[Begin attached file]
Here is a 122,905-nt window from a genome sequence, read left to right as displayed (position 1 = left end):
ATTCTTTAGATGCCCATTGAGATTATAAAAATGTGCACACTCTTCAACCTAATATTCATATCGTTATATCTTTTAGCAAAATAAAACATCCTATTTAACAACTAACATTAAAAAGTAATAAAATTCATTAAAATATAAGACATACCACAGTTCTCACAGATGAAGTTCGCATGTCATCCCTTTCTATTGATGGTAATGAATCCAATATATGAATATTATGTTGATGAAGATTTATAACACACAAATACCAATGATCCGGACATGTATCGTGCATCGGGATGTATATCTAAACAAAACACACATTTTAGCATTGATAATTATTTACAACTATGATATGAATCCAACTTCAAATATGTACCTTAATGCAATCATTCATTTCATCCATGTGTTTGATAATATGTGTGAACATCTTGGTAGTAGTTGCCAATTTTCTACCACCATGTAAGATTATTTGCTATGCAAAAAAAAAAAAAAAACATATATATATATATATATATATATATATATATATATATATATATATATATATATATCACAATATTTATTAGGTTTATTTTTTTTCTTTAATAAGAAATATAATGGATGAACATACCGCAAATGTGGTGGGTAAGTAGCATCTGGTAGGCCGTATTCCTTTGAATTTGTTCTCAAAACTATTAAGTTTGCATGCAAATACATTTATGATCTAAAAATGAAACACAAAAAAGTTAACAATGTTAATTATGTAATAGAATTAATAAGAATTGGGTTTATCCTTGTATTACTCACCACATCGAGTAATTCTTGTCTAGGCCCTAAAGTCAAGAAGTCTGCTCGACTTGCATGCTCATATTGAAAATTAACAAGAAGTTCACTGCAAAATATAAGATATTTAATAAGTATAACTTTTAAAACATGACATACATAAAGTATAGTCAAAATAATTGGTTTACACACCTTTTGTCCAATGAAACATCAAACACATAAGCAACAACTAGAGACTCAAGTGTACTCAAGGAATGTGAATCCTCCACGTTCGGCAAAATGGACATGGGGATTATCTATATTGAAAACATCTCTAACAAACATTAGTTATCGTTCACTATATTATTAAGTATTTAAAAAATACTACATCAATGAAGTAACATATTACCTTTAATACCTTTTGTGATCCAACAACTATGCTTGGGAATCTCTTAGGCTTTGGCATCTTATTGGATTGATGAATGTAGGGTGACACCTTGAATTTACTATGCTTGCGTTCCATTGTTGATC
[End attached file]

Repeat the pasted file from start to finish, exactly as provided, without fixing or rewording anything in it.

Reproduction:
Here is a 122,905-nt window from a genome sequence, read left to right as displayed (position 1 = left end):
ATTCTTTAGATGCCCATTGAGATTATAAAAATGTGCACACTCTTCAACCTAATATTCATATCGTTATATCTTTTAGCAAAATAAAACATCCTATTTAACAACTAACATTAAAAAGTAATAAAATTCATTAAAATATAAGACATACCACAGTTCTCACAGATGAAGTTCGCATGTCATCCCTTTCTATTGATGGTAATGAATCCAATATATGAATATTATGTTGATGAAGATTTATAACACACAAATACCAATGATCCGGACATGTATCGTGCATCGGGATGTATATCTAAACAAAACACACATTTTAGCATTGATAATTATTTACAACTATGATATGAATCCAACTTCAAATATGTACCTTAATGCAATCATTCATTTCATCCATGTGTTTGATAATATGTGTGAACATCTTGGTAGTAGTTGCCAATTTTCTACCACCATGTAAGATTATTTGCTATGCAAAAAAAAAAAAAAAACATATATATATATATATATATATATATATATATATATATATATATATATATATATATCACAATATTTATTAGGTTTATTTTTTTTCTTTAATAAGAAATATAATGGATGAACATACCGCAAATGTGGTGGGTAAGTAGCATCTGGTAGGCCGTATTCCTTTGAATTTGTTCTCAAAACTATTAAGTTTGCATGCAAATACATTTATGATCTAAAAATGAAACACAAAAAAGTTAACAATGTTAATTATGTAATAGAATTAATAAGAATTGGGTTTATCCTTGTATTACTCACCACATCGAGTAATTCTTGTCTAGGCCCTAAAGTCAAGAAGTCTGCTCGACTTGCATGCTCATATTGAAAATTAACAAGAAGTTCACTGCAAAATATAAGATATTTAATAAGTATAACTTTTAAAACATGACATACATAAAGTATAGTCAAAATAATTGGTTTACACACCTTTTGTCCAATGAAACATCAAACACATAAGCAACAACTAGAGACTCAAGTGTACTCAAGGAATGTGAATCCTCCACGTTCGGCAAAATGGACATGGGGATTATCTATATTGAAAACATCTCTAACAAACATTAGTTATCGTTCACTATATTATTAAGTATTTAAAAAATACTACATCAATGAAGTAACATATTACCTTTAATACCTTTTGTGATCCAACAACTATGCTTGGGAATCTCTTAGGCTTTGGCATCTTATTGGATTGATGAATGTAGGGTGACACCTTGAATTTACTATGCTTGCGTTCCATTGTTGATC